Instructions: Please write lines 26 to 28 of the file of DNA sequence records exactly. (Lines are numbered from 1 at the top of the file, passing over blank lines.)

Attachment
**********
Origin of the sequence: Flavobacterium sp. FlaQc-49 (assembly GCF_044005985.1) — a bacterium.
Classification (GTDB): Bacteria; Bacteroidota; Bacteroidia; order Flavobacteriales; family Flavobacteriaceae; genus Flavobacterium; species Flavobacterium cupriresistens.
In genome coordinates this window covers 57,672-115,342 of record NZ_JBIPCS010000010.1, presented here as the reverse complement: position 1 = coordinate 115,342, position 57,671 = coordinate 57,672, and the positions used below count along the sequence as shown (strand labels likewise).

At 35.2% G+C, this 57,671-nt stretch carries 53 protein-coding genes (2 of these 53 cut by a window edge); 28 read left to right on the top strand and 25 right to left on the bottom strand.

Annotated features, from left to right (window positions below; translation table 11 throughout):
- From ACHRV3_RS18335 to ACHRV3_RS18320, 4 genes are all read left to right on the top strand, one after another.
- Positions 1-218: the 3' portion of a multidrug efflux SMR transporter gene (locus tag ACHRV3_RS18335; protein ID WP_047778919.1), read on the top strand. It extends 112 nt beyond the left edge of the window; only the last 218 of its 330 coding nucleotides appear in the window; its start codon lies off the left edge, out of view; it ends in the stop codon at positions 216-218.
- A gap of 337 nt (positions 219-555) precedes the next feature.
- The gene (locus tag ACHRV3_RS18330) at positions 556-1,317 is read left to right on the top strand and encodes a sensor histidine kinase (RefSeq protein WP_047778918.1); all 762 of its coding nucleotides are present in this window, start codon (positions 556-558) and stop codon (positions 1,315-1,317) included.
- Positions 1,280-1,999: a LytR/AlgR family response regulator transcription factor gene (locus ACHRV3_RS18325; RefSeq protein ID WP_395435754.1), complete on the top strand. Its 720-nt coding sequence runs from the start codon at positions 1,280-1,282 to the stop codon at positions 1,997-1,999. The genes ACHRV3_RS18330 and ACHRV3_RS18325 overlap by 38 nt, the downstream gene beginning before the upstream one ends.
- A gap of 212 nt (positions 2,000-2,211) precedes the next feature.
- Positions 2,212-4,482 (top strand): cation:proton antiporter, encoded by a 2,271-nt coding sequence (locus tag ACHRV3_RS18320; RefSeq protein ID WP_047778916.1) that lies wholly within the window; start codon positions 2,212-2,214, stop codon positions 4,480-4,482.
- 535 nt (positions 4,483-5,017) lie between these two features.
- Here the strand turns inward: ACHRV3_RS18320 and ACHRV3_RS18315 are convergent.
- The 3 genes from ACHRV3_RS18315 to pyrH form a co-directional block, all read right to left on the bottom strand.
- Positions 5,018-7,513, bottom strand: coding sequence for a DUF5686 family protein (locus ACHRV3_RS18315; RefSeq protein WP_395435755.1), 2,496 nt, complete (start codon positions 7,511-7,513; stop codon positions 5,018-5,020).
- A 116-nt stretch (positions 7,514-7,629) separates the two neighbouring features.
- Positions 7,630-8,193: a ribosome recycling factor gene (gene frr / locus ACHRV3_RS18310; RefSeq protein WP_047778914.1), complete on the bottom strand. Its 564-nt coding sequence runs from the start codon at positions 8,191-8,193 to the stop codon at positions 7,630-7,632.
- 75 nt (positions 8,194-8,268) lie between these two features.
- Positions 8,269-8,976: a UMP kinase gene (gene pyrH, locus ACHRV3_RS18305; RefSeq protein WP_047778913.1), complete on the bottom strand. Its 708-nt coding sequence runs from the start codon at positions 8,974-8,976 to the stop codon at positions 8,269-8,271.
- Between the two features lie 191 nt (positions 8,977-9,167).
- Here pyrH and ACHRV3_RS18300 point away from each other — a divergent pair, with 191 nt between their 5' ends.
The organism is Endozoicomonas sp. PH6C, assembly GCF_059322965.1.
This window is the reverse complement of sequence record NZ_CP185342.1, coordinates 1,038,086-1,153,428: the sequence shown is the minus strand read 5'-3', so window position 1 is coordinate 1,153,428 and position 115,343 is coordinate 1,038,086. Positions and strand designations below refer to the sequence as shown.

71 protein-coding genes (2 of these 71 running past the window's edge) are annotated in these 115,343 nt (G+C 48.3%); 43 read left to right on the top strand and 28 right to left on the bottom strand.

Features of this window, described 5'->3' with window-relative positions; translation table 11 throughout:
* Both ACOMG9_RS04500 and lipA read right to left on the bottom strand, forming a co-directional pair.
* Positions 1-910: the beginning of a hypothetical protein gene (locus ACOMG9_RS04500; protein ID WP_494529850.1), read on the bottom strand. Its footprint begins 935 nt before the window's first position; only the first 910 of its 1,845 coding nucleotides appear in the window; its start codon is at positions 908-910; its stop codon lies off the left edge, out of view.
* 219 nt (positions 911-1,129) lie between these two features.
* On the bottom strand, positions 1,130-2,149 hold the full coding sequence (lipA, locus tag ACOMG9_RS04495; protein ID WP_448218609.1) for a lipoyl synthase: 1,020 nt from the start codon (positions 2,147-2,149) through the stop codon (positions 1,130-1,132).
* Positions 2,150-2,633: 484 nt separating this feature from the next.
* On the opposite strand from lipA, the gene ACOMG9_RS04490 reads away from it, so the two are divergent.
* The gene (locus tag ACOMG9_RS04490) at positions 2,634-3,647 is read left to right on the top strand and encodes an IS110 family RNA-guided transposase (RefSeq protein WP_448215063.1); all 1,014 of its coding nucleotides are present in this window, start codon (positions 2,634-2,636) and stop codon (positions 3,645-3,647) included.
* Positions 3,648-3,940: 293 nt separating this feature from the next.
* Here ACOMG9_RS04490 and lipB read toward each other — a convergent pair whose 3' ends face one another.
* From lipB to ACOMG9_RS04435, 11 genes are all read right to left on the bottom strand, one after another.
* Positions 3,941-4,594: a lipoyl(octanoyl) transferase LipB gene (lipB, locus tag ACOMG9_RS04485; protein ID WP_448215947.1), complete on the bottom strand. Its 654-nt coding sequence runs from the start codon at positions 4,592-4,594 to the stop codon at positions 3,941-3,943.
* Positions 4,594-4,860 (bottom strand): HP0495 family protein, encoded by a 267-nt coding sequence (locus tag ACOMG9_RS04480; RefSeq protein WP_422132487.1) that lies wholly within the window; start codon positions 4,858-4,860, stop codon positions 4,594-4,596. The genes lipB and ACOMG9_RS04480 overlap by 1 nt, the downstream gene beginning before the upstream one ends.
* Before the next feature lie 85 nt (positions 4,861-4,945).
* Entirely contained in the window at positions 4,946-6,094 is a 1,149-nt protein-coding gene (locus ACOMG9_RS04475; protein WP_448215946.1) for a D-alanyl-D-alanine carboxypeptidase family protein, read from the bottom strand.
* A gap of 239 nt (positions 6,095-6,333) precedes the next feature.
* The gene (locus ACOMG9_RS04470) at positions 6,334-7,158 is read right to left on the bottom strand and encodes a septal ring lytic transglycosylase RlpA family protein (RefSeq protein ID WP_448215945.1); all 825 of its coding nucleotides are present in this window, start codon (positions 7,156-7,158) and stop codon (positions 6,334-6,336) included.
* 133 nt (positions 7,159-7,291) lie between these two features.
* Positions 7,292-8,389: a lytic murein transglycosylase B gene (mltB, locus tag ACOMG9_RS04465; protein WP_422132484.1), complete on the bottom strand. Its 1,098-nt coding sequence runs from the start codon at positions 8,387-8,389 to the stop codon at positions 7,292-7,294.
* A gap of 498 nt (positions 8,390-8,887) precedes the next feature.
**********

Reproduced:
Features of this window, described 5'->3' with window-relative positions; translation table 11 throughout:
* Both ACOMG9_RS04500 and lipA read right to left on the bottom strand, forming a co-directional pair.
* Positions 1-910: the beginning of a hypothetical protein gene (locus ACOMG9_RS04500; protein ID WP_494529850.1), read on the bottom strand. Its footprint begins 935 nt before the window's first position; only the first 910 of its 1,845 coding nucleotides appear in the window; its start codon is at positions 908-910; its stop codon lies off the left edge, out of view.